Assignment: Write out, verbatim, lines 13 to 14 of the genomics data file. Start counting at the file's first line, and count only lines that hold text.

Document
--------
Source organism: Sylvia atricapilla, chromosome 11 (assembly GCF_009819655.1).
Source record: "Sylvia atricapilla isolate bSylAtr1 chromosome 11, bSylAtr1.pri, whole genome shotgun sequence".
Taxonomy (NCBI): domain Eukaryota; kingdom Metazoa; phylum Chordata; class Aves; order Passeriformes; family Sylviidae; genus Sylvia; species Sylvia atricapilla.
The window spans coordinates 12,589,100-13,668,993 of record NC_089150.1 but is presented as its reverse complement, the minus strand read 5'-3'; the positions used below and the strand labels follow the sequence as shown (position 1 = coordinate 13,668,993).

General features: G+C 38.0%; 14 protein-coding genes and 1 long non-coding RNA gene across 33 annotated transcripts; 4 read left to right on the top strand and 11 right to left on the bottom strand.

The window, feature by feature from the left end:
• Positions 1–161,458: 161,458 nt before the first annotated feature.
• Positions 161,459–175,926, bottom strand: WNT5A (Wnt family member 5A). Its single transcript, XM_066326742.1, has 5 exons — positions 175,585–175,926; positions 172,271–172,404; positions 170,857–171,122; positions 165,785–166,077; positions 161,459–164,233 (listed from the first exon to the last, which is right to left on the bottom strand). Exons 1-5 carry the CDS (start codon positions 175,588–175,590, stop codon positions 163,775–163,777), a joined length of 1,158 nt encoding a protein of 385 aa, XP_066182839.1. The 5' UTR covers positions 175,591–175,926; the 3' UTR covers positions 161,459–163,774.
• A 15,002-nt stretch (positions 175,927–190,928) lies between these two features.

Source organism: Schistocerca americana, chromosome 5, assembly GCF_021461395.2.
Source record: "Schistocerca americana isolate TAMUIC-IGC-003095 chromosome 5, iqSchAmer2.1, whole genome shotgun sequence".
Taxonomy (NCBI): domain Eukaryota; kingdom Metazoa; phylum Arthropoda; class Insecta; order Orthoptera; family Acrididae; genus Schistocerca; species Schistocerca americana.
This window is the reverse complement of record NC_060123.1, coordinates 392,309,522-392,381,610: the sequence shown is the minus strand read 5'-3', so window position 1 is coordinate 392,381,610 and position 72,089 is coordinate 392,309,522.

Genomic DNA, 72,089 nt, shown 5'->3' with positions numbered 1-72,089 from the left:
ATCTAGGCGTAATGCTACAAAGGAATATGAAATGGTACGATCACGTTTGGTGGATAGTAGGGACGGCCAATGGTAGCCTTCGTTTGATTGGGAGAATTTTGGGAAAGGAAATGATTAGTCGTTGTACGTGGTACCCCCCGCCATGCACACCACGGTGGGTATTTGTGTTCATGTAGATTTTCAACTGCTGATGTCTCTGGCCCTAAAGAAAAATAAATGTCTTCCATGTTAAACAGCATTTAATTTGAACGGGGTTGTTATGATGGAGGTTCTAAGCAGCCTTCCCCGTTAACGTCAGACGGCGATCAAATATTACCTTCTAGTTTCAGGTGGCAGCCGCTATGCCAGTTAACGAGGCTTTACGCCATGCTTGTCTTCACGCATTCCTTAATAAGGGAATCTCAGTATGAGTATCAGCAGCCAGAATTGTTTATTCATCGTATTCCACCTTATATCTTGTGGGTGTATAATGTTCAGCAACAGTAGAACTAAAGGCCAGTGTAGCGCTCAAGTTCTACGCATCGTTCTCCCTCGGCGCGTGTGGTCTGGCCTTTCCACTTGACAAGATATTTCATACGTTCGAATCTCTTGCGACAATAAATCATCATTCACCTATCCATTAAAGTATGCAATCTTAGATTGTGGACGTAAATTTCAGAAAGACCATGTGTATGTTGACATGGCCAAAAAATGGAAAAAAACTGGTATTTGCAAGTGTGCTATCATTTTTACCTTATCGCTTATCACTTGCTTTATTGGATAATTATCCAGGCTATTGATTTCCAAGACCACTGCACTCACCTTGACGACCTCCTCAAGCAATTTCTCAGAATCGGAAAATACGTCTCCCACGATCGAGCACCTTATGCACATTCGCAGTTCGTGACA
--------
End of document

This window is the reverse complement of record NC_060123.1, coordinates 392,309,522-392,381,610: the sequence shown is the minus strand read 5'-3', so window position 1 is coordinate 392,381,610 and position 72,089 is coordinate 392,309,522.

Genomic DNA, 72,089 nt, shown 5'->3' with positions numbered 1-72,089 from the left: